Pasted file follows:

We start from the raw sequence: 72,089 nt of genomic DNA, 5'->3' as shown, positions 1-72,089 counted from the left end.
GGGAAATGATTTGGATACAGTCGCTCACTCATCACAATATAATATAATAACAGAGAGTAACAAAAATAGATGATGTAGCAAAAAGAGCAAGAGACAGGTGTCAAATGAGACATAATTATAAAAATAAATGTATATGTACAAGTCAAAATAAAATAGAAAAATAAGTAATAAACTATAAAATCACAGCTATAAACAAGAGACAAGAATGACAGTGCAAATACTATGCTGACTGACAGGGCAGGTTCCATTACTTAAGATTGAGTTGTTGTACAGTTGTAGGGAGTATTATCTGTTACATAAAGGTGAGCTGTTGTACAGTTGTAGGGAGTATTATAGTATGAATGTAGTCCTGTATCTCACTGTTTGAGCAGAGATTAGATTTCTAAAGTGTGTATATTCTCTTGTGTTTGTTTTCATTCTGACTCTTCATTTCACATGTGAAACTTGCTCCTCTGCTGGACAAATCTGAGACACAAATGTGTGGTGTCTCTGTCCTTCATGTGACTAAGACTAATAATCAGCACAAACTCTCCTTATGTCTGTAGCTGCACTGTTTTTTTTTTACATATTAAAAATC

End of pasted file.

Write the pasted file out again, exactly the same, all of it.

We start from the raw sequence: 72,089 nt of genomic DNA, 5'->3' as shown, positions 1-72,089 counted from the left end.
GGGAAATGATTTGGATACAGTCGCTCACTCATCACAATATAATATAATAACAGAGAGTAACAAAAATAGATGATGTAGCAAAAAGAGCAAGAGACAGGTGTCAAATGAGACATAATTATAAAAATAAATGTATATGTACAAGTCAAAATAAAATAGAAAAATAAGTAATAAACTATAAAATCACAGCTATAAACAAGAGACAAGAATGACAGTGCAAATACTATGCTGACTGACAGGGCAGGTTCCATTACTTAAGATTGAGTTGTTGTACAGTTGTAGGGAGTATTATCTGTTACATAAAGGTGAGCTGTTGTACAGTTGTAGGGAGTATTATAGTATGAATGTAGTCCTGTATCTCACTGTTTGAGCAGAGATTAGATTTCTAAAGTGTGTATATTCTCTTGTGTTTGTTTTCATTCTGACTCTTCATTTCACATGTGAAACTTGCTCCTCTGCTGGACAAATCTGAGACACAAATGTGTGGTGTCTCTGTCCTTCATGTGACTAAGACTAATAATCAGCACAAACTCTCCTTATGTCTGTAGCTGCACTGTTTTTTTTTTACATATTAAAAATC